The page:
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Graphic Design for Architects A Manual for Visual Communication, Written and Designed by Karen Lewis | PDF Free Download.
Architects describe their work through drawings, images, and models. Increasingly, architects use other forms of representation to describe their ideas.
Diagrams, information graphics, books, posters, websites, competition boards, and digital presentations are part of an expanded vocabulary of representation techniques.
While the topic of these drawings is architecture, the tools and techniques used to present them are expertise associated with graphic design.
Deep disciplinary knowledge is required to produce architecture; however, additional knowledge from graphic design is necessary to present architecture.
More and more architects are responsible for images that explain the effects of architecture, be they financial, organizational, environmental, or social.
As the architecture profession becomes more specialized, workflow increasingly complex and design expertise further focused, architects, are required to produce a wider range of drawings to explain the impacts of their work.
It is common for architects to produce a broad range of representations to communicate with clients, project consultants, or public constituencies.
The architect’s graphic output is no longer limited to two-dimensional representations of three–dimensional space but also includes drawings of organization, structure, and relationships across building materials, finance, and other consultancies.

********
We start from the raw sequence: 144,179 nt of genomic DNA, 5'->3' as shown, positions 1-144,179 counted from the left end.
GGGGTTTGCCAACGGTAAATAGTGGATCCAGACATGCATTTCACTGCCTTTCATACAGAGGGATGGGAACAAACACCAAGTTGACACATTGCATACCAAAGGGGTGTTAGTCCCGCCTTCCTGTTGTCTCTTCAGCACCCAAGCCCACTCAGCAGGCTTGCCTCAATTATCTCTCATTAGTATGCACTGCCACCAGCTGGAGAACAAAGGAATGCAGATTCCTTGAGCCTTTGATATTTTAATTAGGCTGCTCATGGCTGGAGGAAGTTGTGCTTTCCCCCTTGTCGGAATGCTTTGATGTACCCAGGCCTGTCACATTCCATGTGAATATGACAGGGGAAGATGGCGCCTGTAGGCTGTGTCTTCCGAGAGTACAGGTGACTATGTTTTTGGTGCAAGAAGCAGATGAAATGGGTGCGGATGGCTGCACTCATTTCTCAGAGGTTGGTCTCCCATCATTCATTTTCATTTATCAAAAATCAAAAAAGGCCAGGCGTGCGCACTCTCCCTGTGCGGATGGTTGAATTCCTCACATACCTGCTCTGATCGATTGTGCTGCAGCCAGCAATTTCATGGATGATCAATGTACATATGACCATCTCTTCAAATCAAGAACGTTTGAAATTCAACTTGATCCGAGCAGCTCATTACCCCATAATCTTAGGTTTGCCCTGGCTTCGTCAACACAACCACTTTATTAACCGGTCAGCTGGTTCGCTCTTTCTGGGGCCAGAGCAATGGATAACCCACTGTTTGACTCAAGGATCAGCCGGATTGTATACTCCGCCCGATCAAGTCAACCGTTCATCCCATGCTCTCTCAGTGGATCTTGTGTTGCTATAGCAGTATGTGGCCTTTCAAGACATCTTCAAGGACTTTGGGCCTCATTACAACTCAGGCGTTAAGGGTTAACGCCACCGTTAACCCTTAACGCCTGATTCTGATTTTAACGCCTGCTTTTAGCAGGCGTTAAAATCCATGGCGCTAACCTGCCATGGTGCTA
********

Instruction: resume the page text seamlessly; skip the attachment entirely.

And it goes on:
These images, prepared by the architect as part of the design process, represent the organization of interrelated decisions.
As architecture expands its reach of visual services, these methods of structuring and organizing space move beyond that of client-designer relationships. The way work is presented graphically communicates the design’s conceptual and intellectual framework.
For example, in the MoMA PS1 Young Architects Program, design teams produce a range of representations to explain their proposal.
Traditional orthographic drawings have been augmented—if not entirely replaced—by renderings, diagrams, and animations. Work is not pinned on the wall cohesively but presented via slide–by–slide presentations of single images and videos.
Recently, too, design teams prepare project books for each juror. The intellectual shift away from traditional drawings towards an expanded vocabulary of representations that include presentations, diagrams, renderings, and books— further two–dimensional representations of an architectural project—has become part of an architect’s spatial strategies.
These expanded representation techniques are foundational to how an architectural proposal is imagined.
The graphic presentation of architecture is not an additional lens of expertise applied to the presentation of work; it is essential to the way architecture is conceived, developed, and projected.
Graphics are not about the addition of further, una¥liated expertise layered upon those of architecture—to do so is anathema—but it is to recognize the relationship between representation and the work itself.
Contemporary representation techniques are imbued within architecture’s spatial and organizational techniques. These comprise the same lineage of spatial structures that guide and shape its development.
Architects—indeed, all professions—need to understand the foundations of graphic design in order to present articulately information. Visual communication is an increasingly significant part of professional communication.